“This becomes a one-game season now,” Tsipis said. “We want to be able to do things with it [the postseason berth], to take another step forward with our program and to be able to hold serve on our court as we’ve done most of the year.”

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Saturday, March 8, 2014 4:30 p.m.

Women’s basketball bounced by Dayton in A-10 semis

by admin

This post was written by Hatchet staff writer Josh Solomon.

RICHMOND, VA – This game was about responding.

One of head coach Jonathan Tsipis’ favorite words all season, this Atlantic 10 semifinal matchup came down to who would respond: a Dayton team that had recently been upset by the Colonials or a GW team that was coming off its first quarterfinals win since 2008.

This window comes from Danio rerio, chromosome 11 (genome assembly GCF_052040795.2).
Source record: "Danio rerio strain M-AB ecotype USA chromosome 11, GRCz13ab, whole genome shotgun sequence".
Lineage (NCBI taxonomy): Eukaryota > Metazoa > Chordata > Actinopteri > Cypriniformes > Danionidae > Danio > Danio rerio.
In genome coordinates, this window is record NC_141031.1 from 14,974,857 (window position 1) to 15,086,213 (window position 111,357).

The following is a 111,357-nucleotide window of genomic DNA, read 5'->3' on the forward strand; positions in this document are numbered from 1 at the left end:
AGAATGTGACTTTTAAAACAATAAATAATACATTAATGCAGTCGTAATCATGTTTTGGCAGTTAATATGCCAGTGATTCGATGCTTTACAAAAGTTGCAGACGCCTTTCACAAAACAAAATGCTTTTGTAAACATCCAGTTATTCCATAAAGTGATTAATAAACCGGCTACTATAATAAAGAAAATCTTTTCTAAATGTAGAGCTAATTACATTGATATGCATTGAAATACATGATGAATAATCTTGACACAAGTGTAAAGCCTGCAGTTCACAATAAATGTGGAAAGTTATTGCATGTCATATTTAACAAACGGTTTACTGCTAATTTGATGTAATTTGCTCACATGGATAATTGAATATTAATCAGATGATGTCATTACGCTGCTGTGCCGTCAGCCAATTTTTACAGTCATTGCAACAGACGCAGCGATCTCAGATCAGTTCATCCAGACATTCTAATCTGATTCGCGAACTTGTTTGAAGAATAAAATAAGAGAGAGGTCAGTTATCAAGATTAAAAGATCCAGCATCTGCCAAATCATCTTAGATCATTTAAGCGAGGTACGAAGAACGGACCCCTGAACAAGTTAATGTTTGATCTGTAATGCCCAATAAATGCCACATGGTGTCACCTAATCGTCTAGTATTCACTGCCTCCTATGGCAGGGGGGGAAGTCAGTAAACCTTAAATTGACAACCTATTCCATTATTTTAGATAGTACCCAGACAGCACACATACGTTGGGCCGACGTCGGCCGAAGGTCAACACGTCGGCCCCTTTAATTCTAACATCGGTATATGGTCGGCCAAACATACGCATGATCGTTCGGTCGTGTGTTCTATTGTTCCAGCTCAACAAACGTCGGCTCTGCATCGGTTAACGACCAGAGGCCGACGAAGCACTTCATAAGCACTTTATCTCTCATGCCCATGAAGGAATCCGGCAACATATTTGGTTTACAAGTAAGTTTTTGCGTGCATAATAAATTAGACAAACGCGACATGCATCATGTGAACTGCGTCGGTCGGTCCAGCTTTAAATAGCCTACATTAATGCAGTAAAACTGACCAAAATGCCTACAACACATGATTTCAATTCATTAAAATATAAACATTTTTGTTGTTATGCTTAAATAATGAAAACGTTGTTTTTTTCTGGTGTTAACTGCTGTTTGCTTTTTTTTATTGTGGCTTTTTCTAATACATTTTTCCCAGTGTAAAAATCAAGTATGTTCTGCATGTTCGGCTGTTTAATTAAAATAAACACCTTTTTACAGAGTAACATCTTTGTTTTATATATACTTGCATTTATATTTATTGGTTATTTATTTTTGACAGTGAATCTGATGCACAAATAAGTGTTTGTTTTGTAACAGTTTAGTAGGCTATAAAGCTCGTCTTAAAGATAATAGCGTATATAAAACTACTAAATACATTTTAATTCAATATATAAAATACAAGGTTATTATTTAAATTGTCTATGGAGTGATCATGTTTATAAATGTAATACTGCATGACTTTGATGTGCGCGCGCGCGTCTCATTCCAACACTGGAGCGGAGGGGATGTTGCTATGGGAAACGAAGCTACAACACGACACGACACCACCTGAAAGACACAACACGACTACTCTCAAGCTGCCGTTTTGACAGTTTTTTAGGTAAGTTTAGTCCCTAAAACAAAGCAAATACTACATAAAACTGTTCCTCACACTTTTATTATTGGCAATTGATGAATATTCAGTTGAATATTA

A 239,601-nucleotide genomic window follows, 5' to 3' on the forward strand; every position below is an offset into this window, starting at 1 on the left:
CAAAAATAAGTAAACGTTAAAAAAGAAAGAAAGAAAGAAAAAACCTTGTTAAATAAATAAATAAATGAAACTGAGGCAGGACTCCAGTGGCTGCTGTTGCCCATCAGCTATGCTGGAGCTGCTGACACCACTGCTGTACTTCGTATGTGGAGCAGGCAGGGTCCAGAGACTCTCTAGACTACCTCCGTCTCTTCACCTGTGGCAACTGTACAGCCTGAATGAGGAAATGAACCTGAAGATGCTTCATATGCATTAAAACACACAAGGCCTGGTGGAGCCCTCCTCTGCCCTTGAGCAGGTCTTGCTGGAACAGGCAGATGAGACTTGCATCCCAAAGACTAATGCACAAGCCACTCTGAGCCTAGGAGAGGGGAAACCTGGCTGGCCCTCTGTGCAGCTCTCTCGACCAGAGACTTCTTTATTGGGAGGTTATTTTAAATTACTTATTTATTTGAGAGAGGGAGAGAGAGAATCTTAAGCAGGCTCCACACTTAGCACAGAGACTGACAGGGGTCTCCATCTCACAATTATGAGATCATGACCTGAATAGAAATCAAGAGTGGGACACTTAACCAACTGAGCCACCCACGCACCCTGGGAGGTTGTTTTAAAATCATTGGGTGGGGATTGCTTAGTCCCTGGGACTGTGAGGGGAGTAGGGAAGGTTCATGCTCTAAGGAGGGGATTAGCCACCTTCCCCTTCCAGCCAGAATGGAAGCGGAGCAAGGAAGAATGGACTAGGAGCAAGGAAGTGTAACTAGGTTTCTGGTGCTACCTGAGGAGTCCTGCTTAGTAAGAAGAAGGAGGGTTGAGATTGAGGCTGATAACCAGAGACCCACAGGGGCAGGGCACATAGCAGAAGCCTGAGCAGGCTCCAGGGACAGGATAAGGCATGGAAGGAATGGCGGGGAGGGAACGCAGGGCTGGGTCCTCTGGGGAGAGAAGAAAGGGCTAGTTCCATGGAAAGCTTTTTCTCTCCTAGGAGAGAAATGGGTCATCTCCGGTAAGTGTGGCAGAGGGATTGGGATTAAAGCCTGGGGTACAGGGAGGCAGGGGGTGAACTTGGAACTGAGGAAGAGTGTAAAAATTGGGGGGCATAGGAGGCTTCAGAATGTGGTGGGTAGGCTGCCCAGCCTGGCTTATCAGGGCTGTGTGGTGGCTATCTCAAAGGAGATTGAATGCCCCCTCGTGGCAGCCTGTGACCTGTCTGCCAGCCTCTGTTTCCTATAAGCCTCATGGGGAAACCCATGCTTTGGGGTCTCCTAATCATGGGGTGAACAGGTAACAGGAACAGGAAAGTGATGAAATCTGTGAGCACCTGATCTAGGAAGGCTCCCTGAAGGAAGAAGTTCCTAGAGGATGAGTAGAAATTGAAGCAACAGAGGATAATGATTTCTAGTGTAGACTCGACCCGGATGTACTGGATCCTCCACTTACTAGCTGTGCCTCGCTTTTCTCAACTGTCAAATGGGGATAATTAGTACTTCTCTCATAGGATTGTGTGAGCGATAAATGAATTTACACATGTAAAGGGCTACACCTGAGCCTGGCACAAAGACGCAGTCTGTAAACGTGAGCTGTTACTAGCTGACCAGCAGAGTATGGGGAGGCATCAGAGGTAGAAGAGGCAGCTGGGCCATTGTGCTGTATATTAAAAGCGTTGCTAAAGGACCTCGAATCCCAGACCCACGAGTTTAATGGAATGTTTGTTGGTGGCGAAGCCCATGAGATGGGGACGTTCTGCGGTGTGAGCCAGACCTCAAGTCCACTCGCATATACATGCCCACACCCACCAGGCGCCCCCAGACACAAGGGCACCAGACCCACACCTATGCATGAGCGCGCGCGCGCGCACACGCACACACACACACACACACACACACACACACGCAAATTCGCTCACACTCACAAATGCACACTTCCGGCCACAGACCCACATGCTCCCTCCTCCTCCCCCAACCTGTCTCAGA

No. 1 seed Dayton would be the one to respond, returning the favor to the Colonials with a 89-68 victory to send GW on the short trip home back from Richmond, Va.

“The motivation came when they smacked us in the mouth last time we were there,” Dayton head coach Jim Jabir said. “They punched us right in the face and it hurt. We came out today and we wanted to return the favor.”

Despite the loss, the season is still alive for GW. Its NCAA tournament hopes are likely tapped out, but a decent seed in the WNIT appears in the future. It will mark their first playoff appearance since 2008.

The Colonials sit on the bench during the second half as they saw their A-10 Championship hopes fade away. | Hatchet Staff Photographer Josh Solomon

The Colonials sit on the bench during the second half as they saw their A-10 Championship hopes fade away. | Hatchet Staff Photographer Josh Solomon

In a season with so many different injuries and so many different scoring options, GW had to respond to another injury Saturday at the least fortunate time.